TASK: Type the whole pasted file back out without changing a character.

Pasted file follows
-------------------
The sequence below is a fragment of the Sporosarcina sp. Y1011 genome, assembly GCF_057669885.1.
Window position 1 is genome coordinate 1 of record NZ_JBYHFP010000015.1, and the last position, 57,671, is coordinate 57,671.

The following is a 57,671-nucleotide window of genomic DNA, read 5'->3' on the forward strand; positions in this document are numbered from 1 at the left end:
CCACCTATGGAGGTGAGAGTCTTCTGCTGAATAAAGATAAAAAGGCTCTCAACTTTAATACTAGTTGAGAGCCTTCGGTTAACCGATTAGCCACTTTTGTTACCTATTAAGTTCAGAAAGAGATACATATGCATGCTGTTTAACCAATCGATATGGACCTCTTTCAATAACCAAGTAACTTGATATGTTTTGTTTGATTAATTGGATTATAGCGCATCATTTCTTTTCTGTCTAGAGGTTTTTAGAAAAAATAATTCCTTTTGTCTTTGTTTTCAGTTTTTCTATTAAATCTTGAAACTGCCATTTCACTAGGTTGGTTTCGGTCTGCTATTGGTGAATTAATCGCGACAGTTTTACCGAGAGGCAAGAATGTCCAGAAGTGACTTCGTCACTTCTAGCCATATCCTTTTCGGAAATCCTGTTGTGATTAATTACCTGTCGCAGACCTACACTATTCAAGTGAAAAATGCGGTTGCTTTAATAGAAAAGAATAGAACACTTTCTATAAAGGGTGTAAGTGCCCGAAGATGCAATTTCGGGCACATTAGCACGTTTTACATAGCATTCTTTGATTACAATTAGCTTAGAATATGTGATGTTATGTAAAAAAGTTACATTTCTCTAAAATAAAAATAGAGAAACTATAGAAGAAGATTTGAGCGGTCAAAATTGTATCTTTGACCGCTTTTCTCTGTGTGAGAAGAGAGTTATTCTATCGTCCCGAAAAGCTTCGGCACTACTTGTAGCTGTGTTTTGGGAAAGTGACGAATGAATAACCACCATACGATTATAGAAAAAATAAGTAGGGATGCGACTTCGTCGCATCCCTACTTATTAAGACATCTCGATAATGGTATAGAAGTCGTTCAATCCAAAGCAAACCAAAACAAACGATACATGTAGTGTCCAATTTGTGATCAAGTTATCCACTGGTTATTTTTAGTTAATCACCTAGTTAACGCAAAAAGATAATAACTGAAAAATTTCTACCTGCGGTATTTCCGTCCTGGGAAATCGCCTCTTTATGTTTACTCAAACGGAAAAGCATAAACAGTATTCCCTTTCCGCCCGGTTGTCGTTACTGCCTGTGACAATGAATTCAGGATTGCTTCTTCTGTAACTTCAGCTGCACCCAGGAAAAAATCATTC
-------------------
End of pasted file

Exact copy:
The sequence below is a fragment of the Sporosarcina sp. Y1011 genome, assembly GCF_057669885.1.
Window position 1 is genome coordinate 1 of record NZ_JBYHFP010000015.1, and the last position, 57,671, is coordinate 57,671.

The following is a 57,671-nucleotide window of genomic DNA, read 5'->3' on the forward strand; positions in this document are numbered from 1 at the left end:
CCACCTATGGAGGTGAGAGTCTTCTGCTGAATAAAGATAAAAAGGCTCTCAACTTTAATACTAGTTGAGAGCCTTCGGTTAACCGATTAGCCACTTTTGTTACCTATTAAGTTCAGAAAGAGATACATATGCATGCTGTTTAACCAATCGATATGGACCTCTTTCAATAACCAAGTAACTTGATATGTTTTGTTTGATTAATTGGATTATAGCGCATCATTTCTTTTCTGTCTAGAGGTTTTTAGAAAAAATAATTCCTTTTGTCTTTGTTTTCAGTTTTTCTATTAAATCTTGAAACTGCCATTTCACTAGGTTGGTTTCGGTCTGCTATTGGTGAATTAATCGCGACAGTTTTACCGAGAGGCAAGAATGTCCAGAAGTGACTTCGTCACTTCTAGCCATATCCTTTTCGGAAATCCTGTTGTGATTAATTACCTGTCGCAGACCTACACTATTCAAGTGAAAAATGCGGTTGCTTTAATAGAAAAGAATAGAACACTTTCTATAAAGGGTGTAAGTGCCCGAAGATGCAATTTCGGGCACATTAGCACGTTTTACATAGCATTCTTTGATTACAATTAGCTTAGAATATGTGATGTTATGTAAAAAAGTTACATTTCTCTAAAATAAAAATAGAGAAACTATAGAAGAAGATTTGAGCGGTCAAAATTGTATCTTTGACCGCTTTTCTCTGTGTGAGAAGAGAGTTATTCTATCGTCCCGAAAAGCTTCGGCACTACTTGTAGCTGTGTTTTGGGAAAGTGACGAATGAATAACCACCATACGATTATAGAAAAAATAAGTAGGGATGCGACTTCGTCGCATCCCTACTTATTAAGACATCTCGATAATGGTATAGAAGTCGTTCAATCCAAAGCAAACCAAAACAAACGATACATGTAGTGTCCAATTTGTGATCAAGTTATCCACTGGTTATTTTTAGTTAATCACCTAGTTAACGCAAAAAGATAATAACTGAAAAATTTCTACCTGCGGTATTTCCGTCCTGGGAAATCGCCTCTTTATGTTTACTCAAACGGAAAAGCATAAACAGTATTCCCTTTCCGCCCGGTTGTCGTTACTGCCTGTGACAATGAATTCAGGATTGCTTCTTCTGTAACTTCAGCTGCACCCAGGAAAAAATCATTC